Raphael asked, “How did that happen exactly, anyway?” He scratched the side of his head for a minute. “Hell, I don’t even know what to call you. Okay, you’re my uncle, but I don’t really remember you.”

Allgood smiled sadly. “I know, son. You can call me uncle if you want, but just call me by my name if that’s more comfortable for you.”

He thought for a minute, then continued. “What happened was that we were pressured to give you boys up. From at least two directions.

“First there was the fact that work was hard to come by, so we didn’t have the money to take care of you two properly. Oh, we had help from the community at first. They took up a collection at church, and other churches got involved. And people donated food and clothes. But everyone was hurtin’, there ain’t no getting’ around that. So the donations kinda dropped off until it wasn’t nothin’ but a trickle comin’ in.

“Then one of the white folks’ churches on the other side of town heard about the situation and decided they wanted to help. They didn’t take up no collection, didn’t donate no food or clothes. No, they decided it would be better if someone could adopt the two of you. Someone with a good income who could provide a good home. What they called a good home, anyway.”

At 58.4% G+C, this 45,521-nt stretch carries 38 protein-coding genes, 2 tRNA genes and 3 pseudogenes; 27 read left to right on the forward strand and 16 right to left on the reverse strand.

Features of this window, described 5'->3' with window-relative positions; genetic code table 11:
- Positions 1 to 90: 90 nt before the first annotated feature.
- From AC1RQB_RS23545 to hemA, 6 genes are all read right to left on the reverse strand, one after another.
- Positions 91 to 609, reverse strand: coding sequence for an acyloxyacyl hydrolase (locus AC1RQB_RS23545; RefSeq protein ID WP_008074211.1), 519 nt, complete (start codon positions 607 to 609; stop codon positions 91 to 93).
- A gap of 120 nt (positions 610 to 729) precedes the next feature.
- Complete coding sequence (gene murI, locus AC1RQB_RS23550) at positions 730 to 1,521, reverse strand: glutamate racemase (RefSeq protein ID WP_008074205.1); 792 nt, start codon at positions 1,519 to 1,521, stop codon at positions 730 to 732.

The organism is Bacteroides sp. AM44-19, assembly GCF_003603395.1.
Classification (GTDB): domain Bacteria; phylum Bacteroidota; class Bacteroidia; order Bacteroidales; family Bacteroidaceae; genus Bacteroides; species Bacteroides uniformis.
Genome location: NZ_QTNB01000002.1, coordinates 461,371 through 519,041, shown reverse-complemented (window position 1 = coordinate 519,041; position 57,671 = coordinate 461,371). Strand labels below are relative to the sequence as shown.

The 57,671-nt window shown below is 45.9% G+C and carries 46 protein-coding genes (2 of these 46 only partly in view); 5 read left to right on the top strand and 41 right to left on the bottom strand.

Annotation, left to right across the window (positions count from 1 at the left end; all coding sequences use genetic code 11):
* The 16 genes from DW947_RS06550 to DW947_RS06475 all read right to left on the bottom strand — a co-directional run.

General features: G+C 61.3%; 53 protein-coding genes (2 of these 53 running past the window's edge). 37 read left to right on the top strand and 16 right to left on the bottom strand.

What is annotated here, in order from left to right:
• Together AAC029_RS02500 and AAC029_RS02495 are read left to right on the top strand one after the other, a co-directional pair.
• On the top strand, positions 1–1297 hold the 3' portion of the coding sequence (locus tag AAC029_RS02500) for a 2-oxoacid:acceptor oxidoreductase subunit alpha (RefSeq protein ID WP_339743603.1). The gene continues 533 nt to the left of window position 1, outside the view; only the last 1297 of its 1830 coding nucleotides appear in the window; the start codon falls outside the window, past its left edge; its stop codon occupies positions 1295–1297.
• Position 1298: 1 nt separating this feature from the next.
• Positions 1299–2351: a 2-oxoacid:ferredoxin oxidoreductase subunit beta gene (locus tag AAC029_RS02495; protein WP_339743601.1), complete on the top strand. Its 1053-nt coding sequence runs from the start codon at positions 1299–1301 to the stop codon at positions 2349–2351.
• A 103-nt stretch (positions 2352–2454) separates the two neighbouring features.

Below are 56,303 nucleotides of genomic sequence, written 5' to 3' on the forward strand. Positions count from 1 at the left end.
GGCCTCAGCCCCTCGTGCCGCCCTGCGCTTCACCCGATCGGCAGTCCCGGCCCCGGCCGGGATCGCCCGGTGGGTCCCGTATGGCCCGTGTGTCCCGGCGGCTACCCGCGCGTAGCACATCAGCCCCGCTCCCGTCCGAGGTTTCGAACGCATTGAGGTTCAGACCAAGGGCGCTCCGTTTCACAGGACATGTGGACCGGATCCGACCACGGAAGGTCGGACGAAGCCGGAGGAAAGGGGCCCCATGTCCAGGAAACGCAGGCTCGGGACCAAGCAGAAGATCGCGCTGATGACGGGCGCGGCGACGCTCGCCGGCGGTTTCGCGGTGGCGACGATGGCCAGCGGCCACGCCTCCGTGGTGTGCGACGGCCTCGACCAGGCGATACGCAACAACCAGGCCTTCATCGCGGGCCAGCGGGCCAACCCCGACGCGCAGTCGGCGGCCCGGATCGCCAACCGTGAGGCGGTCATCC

He took a sip of his coffee, then continued. “At any rate, they talked a good game, and we took them up on it. We didn’t know what else to do. And they said the folks who wanted to adopt you were family who’d moved to California after the big riot way back in ’21. That’s the one that damn near destroyed Greenwood. Same old story. A young brother accused of messin’ with a white girl. Not true, of course. But that’s the way it is for us black folk in this country.

“Anyway, the family signed the papers, then gave us a check for what was then a whole lot of money. They were family, it turned out. They bundled you boys up and took you back to Los Angeles. A few months later, we heard about the fire. We tried to get you back here, but nobody answered our letters. We never knew what happened to you until now.”

Charlie looked from his teammates to their uncle. Then he turned his attention to Tracy. “You think you can work your magic, Trace?”

“Sure can,” she replied. Let me just get my gear out of the van.” She headed for the door, then stopped, turned back to see Allgood and his daughter watching her. She asked them, “You do have a good connection on your phone, right?”